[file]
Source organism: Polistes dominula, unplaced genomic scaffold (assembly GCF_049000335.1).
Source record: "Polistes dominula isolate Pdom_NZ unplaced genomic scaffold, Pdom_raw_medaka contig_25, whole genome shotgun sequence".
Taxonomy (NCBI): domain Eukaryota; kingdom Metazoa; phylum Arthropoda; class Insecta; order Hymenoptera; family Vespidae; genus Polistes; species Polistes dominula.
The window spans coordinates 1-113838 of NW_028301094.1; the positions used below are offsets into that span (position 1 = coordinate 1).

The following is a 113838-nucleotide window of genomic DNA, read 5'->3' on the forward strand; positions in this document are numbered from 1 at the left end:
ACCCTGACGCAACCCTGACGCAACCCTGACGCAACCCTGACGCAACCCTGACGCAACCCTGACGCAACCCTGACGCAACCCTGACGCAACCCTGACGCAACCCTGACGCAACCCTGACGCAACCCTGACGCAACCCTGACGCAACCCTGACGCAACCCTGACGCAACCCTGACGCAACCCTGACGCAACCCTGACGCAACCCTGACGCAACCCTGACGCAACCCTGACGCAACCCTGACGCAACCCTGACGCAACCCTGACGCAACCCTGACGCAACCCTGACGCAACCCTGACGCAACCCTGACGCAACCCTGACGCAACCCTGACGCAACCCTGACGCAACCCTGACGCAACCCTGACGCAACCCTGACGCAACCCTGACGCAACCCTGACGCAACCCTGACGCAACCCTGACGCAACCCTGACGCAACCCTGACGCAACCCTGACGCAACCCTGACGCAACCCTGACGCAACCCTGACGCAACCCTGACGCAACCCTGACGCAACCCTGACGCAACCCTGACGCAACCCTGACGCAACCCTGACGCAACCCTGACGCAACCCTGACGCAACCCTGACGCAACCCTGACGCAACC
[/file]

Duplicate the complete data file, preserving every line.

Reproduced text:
Source organism: Polistes dominula, unplaced genomic scaffold (assembly GCF_049000335.1).
Source record: "Polistes dominula isolate Pdom_NZ unplaced genomic scaffold, Pdom_raw_medaka contig_25, whole genome shotgun sequence".
Taxonomy (NCBI): domain Eukaryota; kingdom Metazoa; phylum Arthropoda; class Insecta; order Hymenoptera; family Vespidae; genus Polistes; species Polistes dominula.
The window spans coordinates 1-113838 of NW_028301094.1; the positions used below are offsets into that span (position 1 = coordinate 1).

The following is a 113838-nucleotide window of genomic DNA, read 5'->3' on the forward strand; positions in this document are numbered from 1 at the left end:
ACCCTGACGCAACCCTGACGCAACCCTGACGCAACCCTGACGCAACCCTGACGCAACCCTGACGCAACCCTGACGCAACCCTGACGCAACCCTGACGCAACCCTGACGCAACCCTGACGCAACCCTGACGCAACCCTGACGCAACCCTGACGCAACCCTGACGCAACCCTGACGCAACCCTGACGCAACCCTGACGCAACCCTGACGCAACCCTGACGCAACCCTGACGCAACCCTGACGCAACCCTGACGCAACCCTGACGCAACCCTGACGCAACCCTGACGCAACCCTGACGCAACCCTGACGCAACCCTGACGCAACCCTGACGCAACCCTGACGCAACCCTGACGCAACCCTGACGCAACCCTGACGCAACCCTGACGCAACCCTGACGCAACCCTGACGCAACCCTGACGCAACCCTGACGCAACCCTGACGCAACCCTGACGCAACCCTGACGCAACCCTGACGCAACCCTGACGCAACCCTGACGCAACCCTGACGCAACCCTGACGCAACCCTGACGCAACCCTGACGCAACCCTGACGCAACCCTGACGCAACCCTGACGCAACCCTGACGCAACCCTGACGCAACC